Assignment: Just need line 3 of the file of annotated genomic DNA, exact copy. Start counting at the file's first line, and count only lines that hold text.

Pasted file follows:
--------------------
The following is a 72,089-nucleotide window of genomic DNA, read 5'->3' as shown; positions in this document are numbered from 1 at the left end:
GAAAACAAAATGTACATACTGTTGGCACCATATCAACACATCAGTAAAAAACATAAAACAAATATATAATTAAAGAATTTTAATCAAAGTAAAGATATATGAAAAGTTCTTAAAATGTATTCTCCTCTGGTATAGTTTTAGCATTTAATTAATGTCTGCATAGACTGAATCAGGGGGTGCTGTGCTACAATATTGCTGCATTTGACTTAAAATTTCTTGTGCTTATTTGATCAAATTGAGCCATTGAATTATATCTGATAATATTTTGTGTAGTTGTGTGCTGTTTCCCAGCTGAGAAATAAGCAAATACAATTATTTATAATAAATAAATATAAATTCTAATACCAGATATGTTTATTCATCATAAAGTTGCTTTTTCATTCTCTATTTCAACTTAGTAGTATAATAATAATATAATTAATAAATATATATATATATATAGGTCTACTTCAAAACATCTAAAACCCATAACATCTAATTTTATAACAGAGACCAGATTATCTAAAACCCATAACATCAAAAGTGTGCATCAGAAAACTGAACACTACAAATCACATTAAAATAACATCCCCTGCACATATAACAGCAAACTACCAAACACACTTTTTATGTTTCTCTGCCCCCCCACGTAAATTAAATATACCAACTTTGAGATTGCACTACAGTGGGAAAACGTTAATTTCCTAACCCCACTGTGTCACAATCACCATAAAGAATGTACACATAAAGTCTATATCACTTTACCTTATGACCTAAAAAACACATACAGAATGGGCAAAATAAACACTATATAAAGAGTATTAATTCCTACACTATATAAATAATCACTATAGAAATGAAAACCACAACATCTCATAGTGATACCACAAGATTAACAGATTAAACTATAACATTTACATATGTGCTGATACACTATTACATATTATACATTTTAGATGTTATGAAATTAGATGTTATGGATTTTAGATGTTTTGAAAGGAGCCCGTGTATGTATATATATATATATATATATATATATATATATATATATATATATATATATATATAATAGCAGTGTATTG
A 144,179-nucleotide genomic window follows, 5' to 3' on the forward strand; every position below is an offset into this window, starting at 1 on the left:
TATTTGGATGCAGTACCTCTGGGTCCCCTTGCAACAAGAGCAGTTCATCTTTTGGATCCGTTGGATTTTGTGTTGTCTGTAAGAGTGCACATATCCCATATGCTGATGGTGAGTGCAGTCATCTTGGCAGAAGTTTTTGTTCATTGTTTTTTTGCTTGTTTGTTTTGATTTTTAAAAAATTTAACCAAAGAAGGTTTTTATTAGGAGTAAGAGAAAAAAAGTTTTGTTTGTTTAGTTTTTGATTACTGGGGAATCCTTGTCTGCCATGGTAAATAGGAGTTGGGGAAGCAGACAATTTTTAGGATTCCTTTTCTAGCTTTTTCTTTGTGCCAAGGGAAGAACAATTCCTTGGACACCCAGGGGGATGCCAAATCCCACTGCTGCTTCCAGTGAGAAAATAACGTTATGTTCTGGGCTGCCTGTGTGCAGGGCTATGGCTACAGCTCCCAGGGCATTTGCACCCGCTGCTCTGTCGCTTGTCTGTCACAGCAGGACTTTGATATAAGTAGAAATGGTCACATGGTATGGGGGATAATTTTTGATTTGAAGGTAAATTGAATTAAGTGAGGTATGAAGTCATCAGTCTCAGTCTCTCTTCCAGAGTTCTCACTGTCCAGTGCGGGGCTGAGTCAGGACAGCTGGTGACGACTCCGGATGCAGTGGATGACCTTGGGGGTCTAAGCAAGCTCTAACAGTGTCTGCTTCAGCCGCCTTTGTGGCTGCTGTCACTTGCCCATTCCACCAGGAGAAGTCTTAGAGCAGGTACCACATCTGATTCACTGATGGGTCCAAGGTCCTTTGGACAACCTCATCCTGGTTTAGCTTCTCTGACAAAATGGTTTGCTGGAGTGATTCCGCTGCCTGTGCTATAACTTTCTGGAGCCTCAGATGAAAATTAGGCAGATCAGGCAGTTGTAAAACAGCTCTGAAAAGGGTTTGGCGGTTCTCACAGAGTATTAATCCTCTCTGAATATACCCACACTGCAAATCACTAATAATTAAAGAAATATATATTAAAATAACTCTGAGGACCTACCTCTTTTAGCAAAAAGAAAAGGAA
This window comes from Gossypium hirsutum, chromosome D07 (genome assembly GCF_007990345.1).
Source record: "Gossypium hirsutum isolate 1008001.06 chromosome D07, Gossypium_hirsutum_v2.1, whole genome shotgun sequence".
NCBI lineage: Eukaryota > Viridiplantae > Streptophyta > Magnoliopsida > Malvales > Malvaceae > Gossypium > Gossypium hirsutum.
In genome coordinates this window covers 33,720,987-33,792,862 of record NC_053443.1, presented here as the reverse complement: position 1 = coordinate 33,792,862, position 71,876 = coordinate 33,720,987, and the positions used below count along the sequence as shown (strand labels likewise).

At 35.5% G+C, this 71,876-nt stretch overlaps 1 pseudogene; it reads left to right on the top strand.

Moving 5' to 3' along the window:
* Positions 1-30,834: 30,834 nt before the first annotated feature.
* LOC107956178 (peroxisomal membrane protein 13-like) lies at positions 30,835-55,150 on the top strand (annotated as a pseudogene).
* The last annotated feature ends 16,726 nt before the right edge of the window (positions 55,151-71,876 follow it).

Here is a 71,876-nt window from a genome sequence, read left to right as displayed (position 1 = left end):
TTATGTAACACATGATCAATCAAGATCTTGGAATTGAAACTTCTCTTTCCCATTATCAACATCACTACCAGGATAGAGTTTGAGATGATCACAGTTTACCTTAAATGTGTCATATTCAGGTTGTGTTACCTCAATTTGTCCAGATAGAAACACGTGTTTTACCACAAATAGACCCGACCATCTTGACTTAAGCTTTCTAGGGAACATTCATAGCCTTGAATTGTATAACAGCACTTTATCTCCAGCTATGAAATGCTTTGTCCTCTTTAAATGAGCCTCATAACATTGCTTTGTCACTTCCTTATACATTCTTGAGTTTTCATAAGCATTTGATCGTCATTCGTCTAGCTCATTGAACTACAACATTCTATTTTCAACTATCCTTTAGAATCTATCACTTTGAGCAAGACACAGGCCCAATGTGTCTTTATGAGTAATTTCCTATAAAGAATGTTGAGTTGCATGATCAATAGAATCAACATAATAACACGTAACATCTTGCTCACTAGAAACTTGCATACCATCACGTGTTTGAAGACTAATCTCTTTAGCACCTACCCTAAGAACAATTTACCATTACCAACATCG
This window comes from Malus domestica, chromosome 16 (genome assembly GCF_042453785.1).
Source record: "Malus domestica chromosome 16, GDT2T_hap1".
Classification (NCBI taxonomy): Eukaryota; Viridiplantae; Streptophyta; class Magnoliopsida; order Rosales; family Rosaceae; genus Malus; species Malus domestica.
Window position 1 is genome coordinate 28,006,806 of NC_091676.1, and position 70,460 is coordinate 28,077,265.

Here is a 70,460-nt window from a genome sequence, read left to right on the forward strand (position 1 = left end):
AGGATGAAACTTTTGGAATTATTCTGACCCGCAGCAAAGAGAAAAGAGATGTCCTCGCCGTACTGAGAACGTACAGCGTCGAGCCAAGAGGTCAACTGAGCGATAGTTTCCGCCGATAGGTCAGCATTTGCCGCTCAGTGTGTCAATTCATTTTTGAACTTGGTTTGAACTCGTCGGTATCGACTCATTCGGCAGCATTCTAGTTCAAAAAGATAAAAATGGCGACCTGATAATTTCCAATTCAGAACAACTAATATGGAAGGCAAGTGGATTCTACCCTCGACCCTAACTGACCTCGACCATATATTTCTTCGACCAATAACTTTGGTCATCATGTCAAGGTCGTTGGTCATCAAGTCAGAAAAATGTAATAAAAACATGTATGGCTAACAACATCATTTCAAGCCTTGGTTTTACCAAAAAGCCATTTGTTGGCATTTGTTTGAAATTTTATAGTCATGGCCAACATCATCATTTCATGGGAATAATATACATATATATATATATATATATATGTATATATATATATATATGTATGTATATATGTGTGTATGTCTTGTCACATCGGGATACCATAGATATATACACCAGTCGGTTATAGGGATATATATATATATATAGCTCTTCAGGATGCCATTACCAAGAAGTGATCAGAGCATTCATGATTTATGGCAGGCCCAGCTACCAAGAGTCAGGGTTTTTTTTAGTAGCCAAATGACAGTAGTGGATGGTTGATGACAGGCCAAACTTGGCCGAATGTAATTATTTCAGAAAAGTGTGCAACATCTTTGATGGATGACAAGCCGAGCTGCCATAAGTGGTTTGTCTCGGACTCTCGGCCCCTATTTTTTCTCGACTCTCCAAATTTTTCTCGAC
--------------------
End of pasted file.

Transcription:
A 144,179-nucleotide genomic window follows, 5' to 3' on the forward strand; every position below is an offset into this window, starting at 1 on the left: